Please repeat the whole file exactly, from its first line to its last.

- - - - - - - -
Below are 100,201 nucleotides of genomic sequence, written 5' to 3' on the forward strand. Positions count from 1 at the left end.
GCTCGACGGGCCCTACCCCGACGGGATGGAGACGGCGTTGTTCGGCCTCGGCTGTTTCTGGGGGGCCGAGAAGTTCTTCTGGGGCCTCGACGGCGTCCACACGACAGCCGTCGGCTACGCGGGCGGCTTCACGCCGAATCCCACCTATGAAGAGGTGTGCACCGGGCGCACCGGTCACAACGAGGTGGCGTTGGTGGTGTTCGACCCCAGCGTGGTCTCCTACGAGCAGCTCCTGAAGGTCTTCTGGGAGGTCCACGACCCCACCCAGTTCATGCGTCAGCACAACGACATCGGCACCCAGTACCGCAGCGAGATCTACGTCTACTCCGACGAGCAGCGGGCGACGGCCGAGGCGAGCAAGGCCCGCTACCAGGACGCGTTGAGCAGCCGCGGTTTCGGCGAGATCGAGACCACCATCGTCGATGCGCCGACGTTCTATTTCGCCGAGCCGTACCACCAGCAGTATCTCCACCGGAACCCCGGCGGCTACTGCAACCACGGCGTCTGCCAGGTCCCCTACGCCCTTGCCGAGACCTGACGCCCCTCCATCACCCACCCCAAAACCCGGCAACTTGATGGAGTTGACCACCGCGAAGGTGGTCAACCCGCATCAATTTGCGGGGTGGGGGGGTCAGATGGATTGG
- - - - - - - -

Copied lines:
Below are 100,201 nucleotides of genomic sequence, written 5' to 3' on the forward strand. Positions count from 1 at the left end.
GCTCGACGGGCCCTACCCCGACGGGATGGAGACGGCGTTGTTCGGCCTCGGCTGTTTCTGGGGGGCCGAGAAGTTCTTCTGGGGCCTCGACGGCGTCCACACGACAGCCGTCGGCTACGCGGGCGGCTTCACGCCGAATCCCACCTATGAAGAGGTGTGCACCGGGCGCACCGGTCACAACGAGGTGGCGTTGGTGGTGTTCGACCCCAGCGTGGTCTCCTACGAGCAGCTCCTGAAGGTCTTCTGGGAGGTCCACGACCCCACCCAGTTCATGCGTCAGCACAACGACATCGGCACCCAGTACCGCAGCGAGATCTACGTCTACTCCGACGAGCAGCGGGCGACGGCCGAGGCGAGCAAGGCCCGCTACCAGGACGCGTTGAGCAGCCGCGGTTTCGGCGAGATCGAGACCACCATCGTCGATGCGCCGACGTTCTATTTCGCCGAGCCGTACCACCAGCAGTATCTCCACCGGAACCCCGGCGGCTACTGCAACCACGGCGTCTGCCAGGTCCCCTACGCCCTTGCCGAGACCTGACGCCCCTCCATCACCCACCCCAAAACCCGGCAACTTGATGGAGTTGACCACCGCGAAGGTGGTCAACCCGCATCAATTTGCGGGGTGGGGGGGTCAGATGGATTGG